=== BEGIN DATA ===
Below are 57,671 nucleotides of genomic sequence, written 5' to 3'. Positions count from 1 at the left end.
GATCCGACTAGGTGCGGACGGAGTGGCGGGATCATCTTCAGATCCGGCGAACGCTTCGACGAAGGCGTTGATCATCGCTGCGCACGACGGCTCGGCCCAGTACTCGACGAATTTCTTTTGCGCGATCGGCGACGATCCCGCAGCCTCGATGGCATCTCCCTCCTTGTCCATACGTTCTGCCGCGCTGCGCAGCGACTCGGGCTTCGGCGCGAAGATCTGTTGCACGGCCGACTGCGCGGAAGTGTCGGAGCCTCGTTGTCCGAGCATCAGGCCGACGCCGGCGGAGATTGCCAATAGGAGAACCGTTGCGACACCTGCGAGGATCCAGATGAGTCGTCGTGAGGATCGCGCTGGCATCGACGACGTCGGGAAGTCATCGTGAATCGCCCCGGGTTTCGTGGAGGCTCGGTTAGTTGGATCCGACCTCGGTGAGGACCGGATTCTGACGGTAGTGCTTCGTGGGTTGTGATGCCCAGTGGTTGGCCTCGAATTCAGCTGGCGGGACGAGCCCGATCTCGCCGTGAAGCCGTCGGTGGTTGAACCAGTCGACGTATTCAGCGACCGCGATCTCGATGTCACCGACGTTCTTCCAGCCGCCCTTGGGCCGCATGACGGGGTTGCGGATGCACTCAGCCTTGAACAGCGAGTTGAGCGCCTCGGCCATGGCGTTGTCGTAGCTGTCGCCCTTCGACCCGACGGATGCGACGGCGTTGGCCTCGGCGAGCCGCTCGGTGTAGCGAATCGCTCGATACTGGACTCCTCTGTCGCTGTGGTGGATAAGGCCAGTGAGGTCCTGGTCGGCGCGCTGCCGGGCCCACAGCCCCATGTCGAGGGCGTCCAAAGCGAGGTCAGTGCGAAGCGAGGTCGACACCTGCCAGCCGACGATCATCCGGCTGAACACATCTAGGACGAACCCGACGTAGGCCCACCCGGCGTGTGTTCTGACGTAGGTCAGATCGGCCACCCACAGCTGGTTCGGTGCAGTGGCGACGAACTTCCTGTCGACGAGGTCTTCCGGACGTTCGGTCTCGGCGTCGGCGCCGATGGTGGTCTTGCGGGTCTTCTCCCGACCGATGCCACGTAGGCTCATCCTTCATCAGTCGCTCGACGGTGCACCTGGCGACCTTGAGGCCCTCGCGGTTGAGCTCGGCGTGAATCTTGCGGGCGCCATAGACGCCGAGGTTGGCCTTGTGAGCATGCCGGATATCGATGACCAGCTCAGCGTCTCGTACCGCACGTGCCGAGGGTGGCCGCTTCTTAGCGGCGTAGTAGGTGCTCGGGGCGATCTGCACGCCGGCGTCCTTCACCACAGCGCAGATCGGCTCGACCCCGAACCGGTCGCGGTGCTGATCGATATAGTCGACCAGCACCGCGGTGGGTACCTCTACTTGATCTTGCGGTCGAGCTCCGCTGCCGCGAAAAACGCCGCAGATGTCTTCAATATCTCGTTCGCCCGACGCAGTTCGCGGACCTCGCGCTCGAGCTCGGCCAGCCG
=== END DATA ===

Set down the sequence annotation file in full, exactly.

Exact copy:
Below are 57,671 nucleotides of genomic sequence, written 5' to 3'. Positions count from 1 at the left end.
GATCCGACTAGGTGCGGACGGAGTGGCGGGATCATCTTCAGATCCGGCGAACGCTTCGACGAAGGCGTTGATCATCGCTGCGCACGACGGCTCGGCCCAGTACTCGACGAATTTCTTTTGCGCGATCGGCGACGATCCCGCAGCCTCGATGGCATCTCCCTCCTTGTCCATACGTTCTGCCGCGCTGCGCAGCGACTCGGGCTTCGGCGCGAAGATCTGTTGCACGGCCGACTGCGCGGAAGTGTCGGAGCCTCGTTGTCCGAGCATCAGGCCGACGCCGGCGGAGATTGCCAATAGGAGAACCGTTGCGACACCTGCGAGGATCCAGATGAGTCGTCGTGAGGATCGCGCTGGCATCGACGACGTCGGGAAGTCATCGTGAATCGCCCCGGGTTTCGTGGAGGCTCGGTTAGTTGGATCCGACCTCGGTGAGGACCGGATTCTGACGGTAGTGCTTCGTGGGTTGTGATGCCCAGTGGTTGGCCTCGAATTCAGCTGGCGGGACGAGCCCGATCTCGCCGTGAAGCCGTCGGTGGTTGAACCAGTCGACGTATTCAGCGACCGCGATCTCGATGTCACCGACGTTCTTCCAGCCGCCCTTGGGCCGCATGACGGGGTTGCGGATGCACTCAGCCTTGAACAGCGAGTTGAGCGCCTCGGCCATGGCGTTGTCGTAGCTGTCGCCCTTCGACCCGACGGATGCGACGGCGTTGGCCTCGGCGAGCCGCTCGGTGTAGCGAATCGCTCGATACTGGACTCCTCTGTCGCTGTGGTGGATAAGGCCAGTGAGGTCCTGGTCGGCGCGCTGCCGGGCCCACAGCCCCATGTCGAGGGCGTCCAAAGCGAGGTCAGTGCGAAGCGAGGTCGACACCTGCCAGCCGACGATCATCCGGCTGAACACATCTAGGACGAACCCGACGTAGGCCCACCCGGCGTGTGTTCTGACGTAGGTCAGATCGGCCACCCACAGCTGGTTCGGTGCAGTGGCGACGAACTTCCTGTCGACGAGGTCTTCCGGACGTTCGGTCTCGGCGTCGGCGCCGATGGTGGTCTTGCGGGTCTTCTCCCGACCGATGCCACGTAGGCTCATCCTTCATCAGTCGCTCGACGGTGCACCTGGCGACCTTGAGGCCCTCGCGGTTGAGCTCGGCGTGAATCTTGCGGGCGCCATAGACGCCGAGGTTGGCCTTGTGAGCATGCCGGATATCGATGACCAGCTCAGCGTCTCGTACCGCACGTGCCGAGGGTGGCCGCTTCTTAGCGGCGTAGTAGGTGCTCGGGGCGATCTGCACGCCGGCGTCCTTCACCACAGCGCAGATCGGCTCGACCCCGAACCGGTCGCGGTGCTGATCGATATAGTCGACCAGCACCGCGGTGGGTACCTCTACTTGATCTTGCGGTCGAGCTCCGCTGCCGCGAAAAACGCCGCAGATGTCTTCAATATCTCGTTCGCCCGACGCAGTTCGCGGACCTCGCGCTCGAGCTCGGCCAGCCG